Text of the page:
To view the source of a layout layer, first click on the name of the layout, then on the "Raw Source Code" link at the top of the page. Please note that some system layouts, such as Component and The Boxer, are "closed source". This means that it is not possible to view the source code of these layouts in order to copy functions from them. However, it is still possible to override these functions by using tutorials provided in s2howto or by using trial-and-error to determine what the existing functions are.

Applying a Theme Layer to Your Style

Once you have finished creating your new layer, you can save your theme layer by clicking on the "Save & Compile" button at the top of the screen. Your changes will not take effect until you apply your theme layer by selecting it's name in the "Themes" section of the Customize Journal page.

Contributed by phoenixdreaming and alsatia

[haven] Transparency and Opacity

This tutorial explains how to make various sections of the Haven layout be transparent or semi-transparent with custom CSS. This code can be entered in the 'Custom stylesheet' field in the Custom CSS section of your Custom Options.

If you wish to make all areas of the layout completely transparent, place all of the code from the box below in your 'Custom stylesheet' field.

  /* Makes header and footer transparent. */
  .title, .navigation {
    background-color: transparent !important;
  }

  /* Makes tabs above sidebar and content boxes transparent. */
  .tabs, .sidebar_box th {
    background-color: transparent !important;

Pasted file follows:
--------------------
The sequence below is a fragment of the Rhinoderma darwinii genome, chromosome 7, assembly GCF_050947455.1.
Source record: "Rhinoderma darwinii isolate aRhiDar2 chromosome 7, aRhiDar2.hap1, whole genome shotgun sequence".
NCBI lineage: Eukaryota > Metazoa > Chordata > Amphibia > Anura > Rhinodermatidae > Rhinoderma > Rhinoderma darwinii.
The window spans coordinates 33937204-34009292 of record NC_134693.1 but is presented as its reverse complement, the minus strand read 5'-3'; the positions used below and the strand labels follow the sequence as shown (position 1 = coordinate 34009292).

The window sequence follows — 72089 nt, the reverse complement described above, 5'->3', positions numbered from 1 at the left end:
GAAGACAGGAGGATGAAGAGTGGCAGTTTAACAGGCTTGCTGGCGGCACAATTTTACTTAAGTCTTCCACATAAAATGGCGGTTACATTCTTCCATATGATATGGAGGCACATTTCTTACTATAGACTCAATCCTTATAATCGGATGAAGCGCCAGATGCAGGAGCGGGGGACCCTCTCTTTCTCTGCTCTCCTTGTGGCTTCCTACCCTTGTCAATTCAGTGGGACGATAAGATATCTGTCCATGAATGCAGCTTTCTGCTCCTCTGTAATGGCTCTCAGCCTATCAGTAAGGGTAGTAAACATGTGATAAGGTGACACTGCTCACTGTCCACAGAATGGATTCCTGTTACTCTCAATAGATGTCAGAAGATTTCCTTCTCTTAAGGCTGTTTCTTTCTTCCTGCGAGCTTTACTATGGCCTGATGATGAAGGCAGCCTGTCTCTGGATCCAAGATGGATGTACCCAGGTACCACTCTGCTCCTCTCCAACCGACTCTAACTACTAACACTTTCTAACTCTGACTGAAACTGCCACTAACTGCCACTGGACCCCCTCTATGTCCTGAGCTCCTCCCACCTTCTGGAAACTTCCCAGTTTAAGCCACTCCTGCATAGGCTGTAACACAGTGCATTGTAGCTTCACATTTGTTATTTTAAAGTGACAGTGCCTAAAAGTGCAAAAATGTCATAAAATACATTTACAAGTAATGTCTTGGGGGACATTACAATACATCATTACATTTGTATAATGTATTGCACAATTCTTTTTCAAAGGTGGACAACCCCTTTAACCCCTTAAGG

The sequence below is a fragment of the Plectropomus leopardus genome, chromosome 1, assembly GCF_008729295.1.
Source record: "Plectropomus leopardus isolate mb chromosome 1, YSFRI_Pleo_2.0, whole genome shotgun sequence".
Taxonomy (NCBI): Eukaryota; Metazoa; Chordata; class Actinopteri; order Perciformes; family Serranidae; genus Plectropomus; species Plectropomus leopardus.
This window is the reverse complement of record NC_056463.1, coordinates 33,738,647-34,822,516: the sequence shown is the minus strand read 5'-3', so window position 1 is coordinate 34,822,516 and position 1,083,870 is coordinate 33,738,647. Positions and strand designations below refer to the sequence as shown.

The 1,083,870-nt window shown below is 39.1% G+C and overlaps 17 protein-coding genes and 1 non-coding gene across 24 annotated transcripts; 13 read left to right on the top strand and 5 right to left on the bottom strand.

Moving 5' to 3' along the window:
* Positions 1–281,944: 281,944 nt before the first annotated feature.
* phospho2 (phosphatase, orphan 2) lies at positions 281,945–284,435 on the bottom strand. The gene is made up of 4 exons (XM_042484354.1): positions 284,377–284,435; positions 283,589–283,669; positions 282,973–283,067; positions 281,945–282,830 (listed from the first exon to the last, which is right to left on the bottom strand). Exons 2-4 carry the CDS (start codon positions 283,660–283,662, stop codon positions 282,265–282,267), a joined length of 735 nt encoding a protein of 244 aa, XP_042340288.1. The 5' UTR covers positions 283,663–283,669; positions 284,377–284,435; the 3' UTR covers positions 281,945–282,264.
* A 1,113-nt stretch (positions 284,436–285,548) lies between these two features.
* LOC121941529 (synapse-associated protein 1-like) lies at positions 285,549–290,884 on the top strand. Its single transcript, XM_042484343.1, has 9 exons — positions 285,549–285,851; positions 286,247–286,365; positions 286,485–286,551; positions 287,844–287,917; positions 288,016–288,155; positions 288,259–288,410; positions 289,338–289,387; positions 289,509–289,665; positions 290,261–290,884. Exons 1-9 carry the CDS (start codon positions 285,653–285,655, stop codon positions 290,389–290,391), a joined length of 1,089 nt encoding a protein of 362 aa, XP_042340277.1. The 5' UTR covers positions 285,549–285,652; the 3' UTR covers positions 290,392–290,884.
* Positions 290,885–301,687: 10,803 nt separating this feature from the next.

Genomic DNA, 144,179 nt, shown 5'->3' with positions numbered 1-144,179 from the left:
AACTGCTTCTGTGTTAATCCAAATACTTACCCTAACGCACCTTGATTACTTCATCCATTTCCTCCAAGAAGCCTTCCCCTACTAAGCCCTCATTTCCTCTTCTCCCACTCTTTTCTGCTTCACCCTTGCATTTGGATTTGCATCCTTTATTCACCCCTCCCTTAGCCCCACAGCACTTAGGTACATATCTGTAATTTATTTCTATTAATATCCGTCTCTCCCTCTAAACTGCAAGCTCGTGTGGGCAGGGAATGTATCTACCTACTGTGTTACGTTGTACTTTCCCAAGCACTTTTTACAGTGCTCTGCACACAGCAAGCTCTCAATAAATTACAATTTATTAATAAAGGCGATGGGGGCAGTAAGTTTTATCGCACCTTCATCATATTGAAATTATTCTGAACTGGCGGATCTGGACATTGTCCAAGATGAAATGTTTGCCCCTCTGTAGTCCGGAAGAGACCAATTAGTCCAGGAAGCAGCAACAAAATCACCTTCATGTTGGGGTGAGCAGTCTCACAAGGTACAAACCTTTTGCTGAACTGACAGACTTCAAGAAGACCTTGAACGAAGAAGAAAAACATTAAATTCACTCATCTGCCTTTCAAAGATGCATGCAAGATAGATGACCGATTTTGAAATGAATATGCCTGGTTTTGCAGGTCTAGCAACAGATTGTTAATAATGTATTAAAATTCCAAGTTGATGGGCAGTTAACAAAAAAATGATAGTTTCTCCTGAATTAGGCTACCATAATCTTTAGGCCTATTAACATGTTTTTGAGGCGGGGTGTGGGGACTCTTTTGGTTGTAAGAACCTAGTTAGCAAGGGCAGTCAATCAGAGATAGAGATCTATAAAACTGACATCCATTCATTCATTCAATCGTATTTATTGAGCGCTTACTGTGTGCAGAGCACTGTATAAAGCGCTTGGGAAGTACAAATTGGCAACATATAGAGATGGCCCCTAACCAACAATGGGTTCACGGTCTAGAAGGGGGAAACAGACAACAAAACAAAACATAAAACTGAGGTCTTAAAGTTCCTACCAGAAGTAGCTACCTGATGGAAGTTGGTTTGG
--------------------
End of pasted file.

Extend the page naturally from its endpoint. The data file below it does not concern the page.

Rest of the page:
}

  /* Makes sidebar and content boxes transparent. */
  .sidebar_box, .content {
    background-color: transparent !important;
  }

  /* Makes calendar days with posts transparent. */
  .day_with_posts {
    background-color: transparent !important;
  }

  /* Makes comment headers transparent. */
  .comment_bar_screened, .comment_bar_one, .comment_bar_two {
    background-color: transparent !important;
  }

  /* Makes "Powered by" note transparent. */
  #footer {
    background-color: transparent !important;
  }

You can remove sections of this code as necessary to make only some areas of your journal transparent. To remove a section, delete everything from the /* before the description of what that section does to the } before the next section begins. For example, to have everything except the header and footer be transparent, you would remove the following lines:

/* Makes header and footer transparent. */
.title, .navigation {
  background-color: transparent !important;
}

If you wish to make all areas of the layout semi-transparent, place all of the code from the box below in your 'Custom stylesheet' field.

  /* Makes header and footer opaque. */
  .title_navigation {
    filter:alpha(opacity=80);filter:progid:DXImageTransform.Microsoft.Alpha(opacity=80); -moz-opacity:0.8;
  }

  /* Makes tabs above sidebar and content boxes opaque. */
  .tabs, .sidebar_box th {
    filter:alpha(opacity=80);filter:progid:DXImageTransform.Microsoft.Alpha(opacity=80); -moz-opacity:0.8;
  }

  /* Makes sidebar and content boxes opaque. */
  .sidebar_box, .content {
    filter:alpha(opacity=80);filter:progid:DXImageTransform.Microsoft.Alpha(opacity=80); -moz-opacity:0.8;
  }

  /* Makes "Powered by" note opaque. */
  #footer {
    filter:alpha(opacity=80);filter:progid:DXImageTransform.Microsoft.Alpha(opacity=80); -moz-opacity:0.8;
  }

The opacity level, set to 80 (or 0.8) in the above example, can be changed to any number under 100 (or 1.0). Lower numbers will make your journal more transparent. Using this filter will change the opacity of the entire table, including the text within it so you will need to choose an opacity level that still allows the text to be visible.

Setting the opacity to 100 (or 1.0) will make the background completely opaque. If you want your background to be a solid color, you do not need to use an opacity filter at all.